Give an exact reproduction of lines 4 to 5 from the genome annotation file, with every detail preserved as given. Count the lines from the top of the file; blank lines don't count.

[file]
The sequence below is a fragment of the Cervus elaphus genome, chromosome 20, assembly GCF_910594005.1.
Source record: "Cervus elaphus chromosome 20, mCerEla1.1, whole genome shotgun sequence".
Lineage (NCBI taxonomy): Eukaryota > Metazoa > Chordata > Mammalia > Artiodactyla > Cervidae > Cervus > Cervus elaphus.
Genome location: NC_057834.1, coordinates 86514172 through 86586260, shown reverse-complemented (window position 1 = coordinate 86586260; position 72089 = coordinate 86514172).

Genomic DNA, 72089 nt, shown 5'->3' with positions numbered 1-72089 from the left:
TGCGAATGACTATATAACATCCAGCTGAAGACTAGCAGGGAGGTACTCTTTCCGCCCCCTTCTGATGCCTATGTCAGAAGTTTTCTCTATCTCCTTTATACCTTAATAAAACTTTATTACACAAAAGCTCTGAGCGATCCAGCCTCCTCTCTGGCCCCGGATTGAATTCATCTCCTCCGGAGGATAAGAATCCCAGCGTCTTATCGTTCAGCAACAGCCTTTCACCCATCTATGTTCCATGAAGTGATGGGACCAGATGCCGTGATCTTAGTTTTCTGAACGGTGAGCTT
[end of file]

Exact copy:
Genome location: NC_057834.1, coordinates 86514172 through 86586260, shown reverse-complemented (window position 1 = coordinate 86586260; position 72089 = coordinate 86514172).

Genomic DNA, 72089 nt, shown 5'->3' with positions numbered 1-72089 from the left: